WASHINGTON (CNN) - Judge Sonia Sotomayor asserted Tuesday that foreign law cannot be used to assist judges in their interpretation of the U.S. Constitution.
"American law does not permit the use of foreign law or international law to interpret the Constitution," she told members of the Senate Judiciary Committee. "There is no debate on that question."
She noted, however, that there are situations when American law instructs a judge to look at foreign law. For example, she noted, there are instances when the United States has signed a treaty with an unclear interpretation under certain circumstances. In those instances, U.S. courts may examine the interpretation of the treaty by courts in other countries.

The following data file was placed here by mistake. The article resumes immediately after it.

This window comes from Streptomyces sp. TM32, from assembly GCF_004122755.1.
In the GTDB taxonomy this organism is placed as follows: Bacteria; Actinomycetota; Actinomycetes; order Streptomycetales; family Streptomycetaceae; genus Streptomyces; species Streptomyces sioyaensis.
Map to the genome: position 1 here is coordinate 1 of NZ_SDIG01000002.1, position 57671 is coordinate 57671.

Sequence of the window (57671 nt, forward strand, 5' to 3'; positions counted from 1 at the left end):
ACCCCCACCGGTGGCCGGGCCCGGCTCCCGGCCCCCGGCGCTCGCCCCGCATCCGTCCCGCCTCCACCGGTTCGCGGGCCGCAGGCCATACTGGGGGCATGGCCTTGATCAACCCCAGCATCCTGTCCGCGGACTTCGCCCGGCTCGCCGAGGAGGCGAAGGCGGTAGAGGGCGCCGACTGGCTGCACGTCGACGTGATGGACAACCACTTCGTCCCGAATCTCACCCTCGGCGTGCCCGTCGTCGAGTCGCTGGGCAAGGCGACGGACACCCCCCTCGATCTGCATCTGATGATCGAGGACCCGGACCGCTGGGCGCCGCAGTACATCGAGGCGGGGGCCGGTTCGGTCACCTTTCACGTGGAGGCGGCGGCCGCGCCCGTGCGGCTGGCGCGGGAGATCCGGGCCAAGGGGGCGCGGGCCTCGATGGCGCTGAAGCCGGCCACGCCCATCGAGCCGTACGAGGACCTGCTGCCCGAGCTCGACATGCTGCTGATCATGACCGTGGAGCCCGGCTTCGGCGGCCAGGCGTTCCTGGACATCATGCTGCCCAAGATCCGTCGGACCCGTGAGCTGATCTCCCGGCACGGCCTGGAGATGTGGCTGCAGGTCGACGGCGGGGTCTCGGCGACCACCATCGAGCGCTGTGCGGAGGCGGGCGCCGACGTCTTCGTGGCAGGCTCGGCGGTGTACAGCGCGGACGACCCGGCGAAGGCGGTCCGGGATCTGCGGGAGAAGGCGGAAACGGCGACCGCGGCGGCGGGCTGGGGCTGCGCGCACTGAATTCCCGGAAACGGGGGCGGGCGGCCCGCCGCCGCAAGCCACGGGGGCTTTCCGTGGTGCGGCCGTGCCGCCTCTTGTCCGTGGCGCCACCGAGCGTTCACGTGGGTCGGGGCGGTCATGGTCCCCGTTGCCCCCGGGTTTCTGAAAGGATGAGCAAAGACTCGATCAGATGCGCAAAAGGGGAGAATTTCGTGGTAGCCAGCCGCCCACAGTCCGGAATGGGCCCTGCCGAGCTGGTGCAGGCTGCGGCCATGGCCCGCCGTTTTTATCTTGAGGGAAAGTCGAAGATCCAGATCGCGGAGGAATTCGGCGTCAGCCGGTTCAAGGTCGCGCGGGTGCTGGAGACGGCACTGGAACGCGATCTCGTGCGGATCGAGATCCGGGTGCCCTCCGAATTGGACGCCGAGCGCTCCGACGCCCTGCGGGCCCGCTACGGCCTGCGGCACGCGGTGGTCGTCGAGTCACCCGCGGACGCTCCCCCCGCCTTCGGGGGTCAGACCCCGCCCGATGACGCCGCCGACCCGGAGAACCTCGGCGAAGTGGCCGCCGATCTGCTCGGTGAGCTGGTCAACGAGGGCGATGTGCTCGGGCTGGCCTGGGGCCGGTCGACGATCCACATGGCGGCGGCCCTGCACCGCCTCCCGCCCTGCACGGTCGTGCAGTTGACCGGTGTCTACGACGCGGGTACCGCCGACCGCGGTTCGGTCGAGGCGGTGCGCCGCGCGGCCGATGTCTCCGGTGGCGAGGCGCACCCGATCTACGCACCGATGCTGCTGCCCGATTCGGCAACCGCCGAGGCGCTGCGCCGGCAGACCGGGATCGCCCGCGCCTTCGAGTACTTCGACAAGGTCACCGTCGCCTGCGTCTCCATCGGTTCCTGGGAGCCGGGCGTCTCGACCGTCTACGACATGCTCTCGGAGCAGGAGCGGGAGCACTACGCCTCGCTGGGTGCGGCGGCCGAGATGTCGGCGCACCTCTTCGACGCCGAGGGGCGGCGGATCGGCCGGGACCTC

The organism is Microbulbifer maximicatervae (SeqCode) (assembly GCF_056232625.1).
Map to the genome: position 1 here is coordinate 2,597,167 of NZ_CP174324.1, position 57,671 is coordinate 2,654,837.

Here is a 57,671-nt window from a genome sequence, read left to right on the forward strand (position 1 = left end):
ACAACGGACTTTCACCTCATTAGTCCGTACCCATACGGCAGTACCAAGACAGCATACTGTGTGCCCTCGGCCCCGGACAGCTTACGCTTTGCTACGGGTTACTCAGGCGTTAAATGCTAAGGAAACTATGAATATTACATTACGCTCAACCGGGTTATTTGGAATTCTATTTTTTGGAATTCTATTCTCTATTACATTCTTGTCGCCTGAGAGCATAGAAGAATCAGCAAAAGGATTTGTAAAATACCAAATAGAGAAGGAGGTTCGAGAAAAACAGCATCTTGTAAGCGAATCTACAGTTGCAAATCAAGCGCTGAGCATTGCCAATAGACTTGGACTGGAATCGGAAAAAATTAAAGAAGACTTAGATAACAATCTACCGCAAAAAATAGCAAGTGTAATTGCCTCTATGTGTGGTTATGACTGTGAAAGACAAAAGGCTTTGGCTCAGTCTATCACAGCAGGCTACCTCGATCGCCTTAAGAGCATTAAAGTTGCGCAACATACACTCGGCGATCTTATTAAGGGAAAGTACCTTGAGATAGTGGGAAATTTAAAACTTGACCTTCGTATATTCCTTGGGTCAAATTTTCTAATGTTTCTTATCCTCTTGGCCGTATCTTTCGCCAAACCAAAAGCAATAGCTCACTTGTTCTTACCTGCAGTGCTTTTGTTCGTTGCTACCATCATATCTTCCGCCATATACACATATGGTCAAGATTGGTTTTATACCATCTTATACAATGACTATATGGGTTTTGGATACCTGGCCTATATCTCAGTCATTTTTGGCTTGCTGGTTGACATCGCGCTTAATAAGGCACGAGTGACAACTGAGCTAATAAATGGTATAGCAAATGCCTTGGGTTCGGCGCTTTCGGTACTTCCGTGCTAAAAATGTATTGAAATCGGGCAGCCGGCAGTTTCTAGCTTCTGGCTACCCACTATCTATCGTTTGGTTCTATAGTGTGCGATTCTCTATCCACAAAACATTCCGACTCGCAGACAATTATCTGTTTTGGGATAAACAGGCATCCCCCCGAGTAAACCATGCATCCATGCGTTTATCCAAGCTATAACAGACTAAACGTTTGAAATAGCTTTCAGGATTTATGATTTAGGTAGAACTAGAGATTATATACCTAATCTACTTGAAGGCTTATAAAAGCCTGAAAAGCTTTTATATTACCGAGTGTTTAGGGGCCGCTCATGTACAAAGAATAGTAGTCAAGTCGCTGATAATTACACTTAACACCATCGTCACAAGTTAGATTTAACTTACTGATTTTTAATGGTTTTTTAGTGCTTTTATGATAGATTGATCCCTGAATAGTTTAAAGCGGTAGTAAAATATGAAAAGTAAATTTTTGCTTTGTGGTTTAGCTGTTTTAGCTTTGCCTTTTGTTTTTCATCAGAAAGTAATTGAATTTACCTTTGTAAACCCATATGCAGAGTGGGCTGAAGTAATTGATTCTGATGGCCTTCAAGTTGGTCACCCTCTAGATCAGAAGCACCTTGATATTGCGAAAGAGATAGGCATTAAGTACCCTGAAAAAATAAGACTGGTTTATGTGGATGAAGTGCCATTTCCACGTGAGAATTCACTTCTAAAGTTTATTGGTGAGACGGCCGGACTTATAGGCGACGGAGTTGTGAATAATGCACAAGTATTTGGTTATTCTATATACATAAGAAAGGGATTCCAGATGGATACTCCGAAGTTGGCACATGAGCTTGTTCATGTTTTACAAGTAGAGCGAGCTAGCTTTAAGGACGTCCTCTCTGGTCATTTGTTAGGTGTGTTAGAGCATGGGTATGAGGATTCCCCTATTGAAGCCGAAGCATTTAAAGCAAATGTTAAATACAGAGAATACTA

Several of Sotomayor's conservative critics, in reviewing her position on the role of international law, have expressed concern over remarks she made before the ACLU in Puerto Rico in April.
During that speech, Sotomayor said she shares the idea "of Justice (Ruth Bader) Ginsburg in thinking or in believing that unless American courts are more open to discussing the ideas raised by foreign cases and by international cases that we are going to lose influence in the world."
Sotomayor also said in that speech that "to the extent that we have freedom of ideas, international law and foreign law will be very important in the discussion of how to think about the unsettled issues in our own legal system."
–CNN's Bill Mears contributed to this report